As the demand for electric vehicles and renewable energy storage increases, a sustainable and efficient lithium supply is essential. By harnessing bacteria-based detection and mining methods, we expedite the extraction process and support the development of affordable and clean energy technologies, enabling more complete access to clean energy sources.

    Responsible Consumption and Production (SDG 12)•

    By developing efficient methods to recycle lithium ions, we tackle the challenge of e-waste accumulation resulting from lithium batteries. This reduces the environmental impact of e-waste and promotes responsible consumption patterns, setting an example for other regions facing similar challenges.

Our Contribution (solution)

Lithium's economic advantages make it highly sought after, but conventional geophysical mining methods present significant risks to the environment and nearby communities. The use of harsh chemicals like sulfuric and hydrochloric acid in mining activities causes delays in land reclamation. We propose a more environmentally friendly approach to detecting and extracting lithium to address these issues.

Our method involves genetically engineered fluorescent E. coli bacteria with an affinity for lithium ions. By creating a multi-colored lithium biosensor using these bacteria, we can detect and indicate the different intensities of lithium ions in the soil. Additionally, we will culture bacteria capable of extracting lithium from the regolith. This biological technique aims to mitigate the negative impacts associated with conventional mining practices and reduce the duration of land reclamation.

Furthermore, e-waste, particularly battery waste, poses a significant problem, especially in Ghana. To tackle this issue, we plan to culture E. coli bacteria to extract and separate lithium from the ton of materials found in batteries. The recovered lithium will then be reused in various lithium-dependent applications. This approach aligns with the principles of a circular economy and promotes responsible consumption of lithium ore. Such practices are crucial as the electrification of devices becomes more prevalent in the future.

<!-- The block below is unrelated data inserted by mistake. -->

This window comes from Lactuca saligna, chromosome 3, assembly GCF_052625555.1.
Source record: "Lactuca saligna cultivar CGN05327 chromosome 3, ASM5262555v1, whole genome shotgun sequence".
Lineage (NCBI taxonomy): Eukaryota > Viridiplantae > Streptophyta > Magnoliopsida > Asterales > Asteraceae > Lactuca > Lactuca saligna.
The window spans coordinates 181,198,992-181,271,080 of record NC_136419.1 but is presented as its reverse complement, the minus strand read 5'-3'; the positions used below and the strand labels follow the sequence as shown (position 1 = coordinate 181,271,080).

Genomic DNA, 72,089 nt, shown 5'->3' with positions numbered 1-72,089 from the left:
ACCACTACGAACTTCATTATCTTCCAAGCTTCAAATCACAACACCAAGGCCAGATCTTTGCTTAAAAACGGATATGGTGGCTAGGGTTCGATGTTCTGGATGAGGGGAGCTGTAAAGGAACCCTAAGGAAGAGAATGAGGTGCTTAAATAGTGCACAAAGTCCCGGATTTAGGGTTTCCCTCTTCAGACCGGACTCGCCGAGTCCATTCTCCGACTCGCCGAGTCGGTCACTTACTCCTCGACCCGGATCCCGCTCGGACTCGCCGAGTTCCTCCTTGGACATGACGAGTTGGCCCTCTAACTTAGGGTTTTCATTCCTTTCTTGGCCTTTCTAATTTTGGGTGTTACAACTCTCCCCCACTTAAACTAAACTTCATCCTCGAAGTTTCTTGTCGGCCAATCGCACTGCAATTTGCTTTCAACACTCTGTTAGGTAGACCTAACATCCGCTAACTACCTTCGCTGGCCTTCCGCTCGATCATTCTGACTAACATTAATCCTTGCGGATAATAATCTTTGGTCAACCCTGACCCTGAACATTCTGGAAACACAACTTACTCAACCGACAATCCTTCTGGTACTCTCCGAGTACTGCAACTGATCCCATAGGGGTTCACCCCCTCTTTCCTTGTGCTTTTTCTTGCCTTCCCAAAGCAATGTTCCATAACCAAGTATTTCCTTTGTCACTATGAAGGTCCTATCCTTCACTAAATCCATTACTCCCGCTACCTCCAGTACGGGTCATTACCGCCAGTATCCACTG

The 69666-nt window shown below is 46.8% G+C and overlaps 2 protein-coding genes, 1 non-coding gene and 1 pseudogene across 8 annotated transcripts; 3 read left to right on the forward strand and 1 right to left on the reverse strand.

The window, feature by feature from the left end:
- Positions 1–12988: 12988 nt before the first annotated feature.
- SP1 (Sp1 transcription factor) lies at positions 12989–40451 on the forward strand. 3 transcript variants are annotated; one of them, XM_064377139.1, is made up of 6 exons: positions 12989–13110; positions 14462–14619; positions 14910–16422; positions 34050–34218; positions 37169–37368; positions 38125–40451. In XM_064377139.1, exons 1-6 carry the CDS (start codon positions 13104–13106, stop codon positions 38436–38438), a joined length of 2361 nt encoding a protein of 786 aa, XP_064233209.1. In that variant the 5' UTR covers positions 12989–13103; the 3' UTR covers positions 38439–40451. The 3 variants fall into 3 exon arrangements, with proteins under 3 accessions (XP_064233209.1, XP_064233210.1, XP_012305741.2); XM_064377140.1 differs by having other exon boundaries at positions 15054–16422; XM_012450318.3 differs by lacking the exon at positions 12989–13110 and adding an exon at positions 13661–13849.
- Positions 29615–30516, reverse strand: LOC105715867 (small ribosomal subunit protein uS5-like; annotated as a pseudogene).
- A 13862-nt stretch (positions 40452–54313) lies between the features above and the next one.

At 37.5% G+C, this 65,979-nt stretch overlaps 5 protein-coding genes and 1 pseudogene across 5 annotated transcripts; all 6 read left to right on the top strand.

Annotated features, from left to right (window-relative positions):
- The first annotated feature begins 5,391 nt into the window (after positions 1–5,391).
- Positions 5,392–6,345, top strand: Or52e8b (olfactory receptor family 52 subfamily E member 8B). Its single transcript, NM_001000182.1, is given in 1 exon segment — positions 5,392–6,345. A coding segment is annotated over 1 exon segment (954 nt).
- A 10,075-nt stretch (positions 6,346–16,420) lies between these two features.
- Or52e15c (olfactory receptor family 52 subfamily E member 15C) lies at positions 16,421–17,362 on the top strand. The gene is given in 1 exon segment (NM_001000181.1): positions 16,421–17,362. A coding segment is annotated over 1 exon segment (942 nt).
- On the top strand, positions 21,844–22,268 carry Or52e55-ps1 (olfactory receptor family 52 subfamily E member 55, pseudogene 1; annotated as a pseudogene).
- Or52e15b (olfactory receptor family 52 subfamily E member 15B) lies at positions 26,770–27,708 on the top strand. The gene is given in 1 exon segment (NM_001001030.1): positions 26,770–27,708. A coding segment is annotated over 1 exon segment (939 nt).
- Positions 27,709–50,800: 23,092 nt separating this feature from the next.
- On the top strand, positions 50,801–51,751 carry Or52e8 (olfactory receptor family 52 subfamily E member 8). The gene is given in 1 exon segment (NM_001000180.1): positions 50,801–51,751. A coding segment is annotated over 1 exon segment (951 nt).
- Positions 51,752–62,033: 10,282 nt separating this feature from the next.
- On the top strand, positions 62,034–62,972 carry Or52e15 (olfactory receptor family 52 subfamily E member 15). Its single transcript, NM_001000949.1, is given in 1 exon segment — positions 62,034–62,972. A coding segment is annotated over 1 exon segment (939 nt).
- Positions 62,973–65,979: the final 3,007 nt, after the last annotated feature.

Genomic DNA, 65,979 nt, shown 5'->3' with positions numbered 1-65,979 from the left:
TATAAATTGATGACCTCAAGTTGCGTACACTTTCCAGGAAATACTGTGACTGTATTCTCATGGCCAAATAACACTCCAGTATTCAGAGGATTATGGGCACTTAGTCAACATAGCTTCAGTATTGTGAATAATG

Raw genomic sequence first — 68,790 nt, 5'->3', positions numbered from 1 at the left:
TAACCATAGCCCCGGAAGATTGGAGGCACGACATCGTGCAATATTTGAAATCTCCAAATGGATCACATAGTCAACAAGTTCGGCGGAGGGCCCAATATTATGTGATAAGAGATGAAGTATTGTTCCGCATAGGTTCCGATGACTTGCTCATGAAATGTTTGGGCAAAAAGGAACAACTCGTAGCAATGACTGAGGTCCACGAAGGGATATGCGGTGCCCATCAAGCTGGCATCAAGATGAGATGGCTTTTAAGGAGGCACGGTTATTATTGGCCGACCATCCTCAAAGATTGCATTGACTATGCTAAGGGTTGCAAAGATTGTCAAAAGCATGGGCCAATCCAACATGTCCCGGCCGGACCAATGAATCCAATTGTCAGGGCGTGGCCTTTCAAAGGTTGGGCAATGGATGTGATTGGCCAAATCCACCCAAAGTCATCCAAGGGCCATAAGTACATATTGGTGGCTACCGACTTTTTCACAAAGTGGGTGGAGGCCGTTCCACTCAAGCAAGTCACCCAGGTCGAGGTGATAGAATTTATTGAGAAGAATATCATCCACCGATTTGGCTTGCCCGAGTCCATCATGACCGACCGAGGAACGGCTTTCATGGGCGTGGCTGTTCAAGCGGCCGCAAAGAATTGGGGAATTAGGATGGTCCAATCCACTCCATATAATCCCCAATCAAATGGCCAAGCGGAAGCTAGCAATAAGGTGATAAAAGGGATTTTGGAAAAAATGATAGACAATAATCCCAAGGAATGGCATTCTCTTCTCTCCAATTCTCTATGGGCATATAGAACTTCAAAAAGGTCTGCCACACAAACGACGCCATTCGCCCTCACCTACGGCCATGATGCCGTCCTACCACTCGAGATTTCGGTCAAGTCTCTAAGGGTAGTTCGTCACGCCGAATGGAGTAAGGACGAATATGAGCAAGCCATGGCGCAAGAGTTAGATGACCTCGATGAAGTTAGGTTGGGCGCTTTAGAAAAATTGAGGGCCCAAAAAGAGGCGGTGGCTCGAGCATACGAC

[1]“Kirk-Othmer Encyclopedia of Chemical Technology || Lithium and Lithium Compounds,” dokumen.tips. https://dokumen.tips/documents/lithium-and-lithium-compounds.html (accessed Jun. 9, 2023).

[2]“Projection total lithium demand globally 2030,” Statista. https://www.statista.com/projected-total-demand-for-lithium-globally/ (accessed Jun. 19, 2023).

[3] J. Qiu, "The salt miners of Tibet," Nature, vol. 569, no. 7756, pp. 306-308, May 2019. [Online]. Available: https://www.nature.com/articles/d41586-019-01502-7

[4] United Nations et al., "The Global E-waste Monitor 2020," 2020. [Online]. Available: https://www.itu.int/en/ITU-D/Environment/Documents/GEM%202020/Global-E-waste%20Monitor%202020%20(E).pdf

[5] M. Aparicio et al., "Lithium mining versus water: An overview of challenges for sustainable development in arid northern Chile," Resources Policy, vol. 68, article 101835, Dec. 2020. [Online]. Available: https://www.sciencedirect.com/science/article/pii/S0301420720302838

[6] Y. Wang et al., "Environmental impact assessment of lithium extraction from brine based on life cycle assessment," Journal of Cleaner Production, vol. 278, article 123911, Jan. 2021. [Online]. Available: https://www.sciencedirect.com/science/article/pii/S0959652620337267

[7] Taylor, M.S. and Taylor, K. (2021) Ghana’s illegal galamsey gold mining affecting cocoa farmers, Chocolate Supply, Science. Available at: https://www.nationalgeographic.com/science/article/ghana-gold-mining-cocoa-environment (Accessed: 18 June 2023).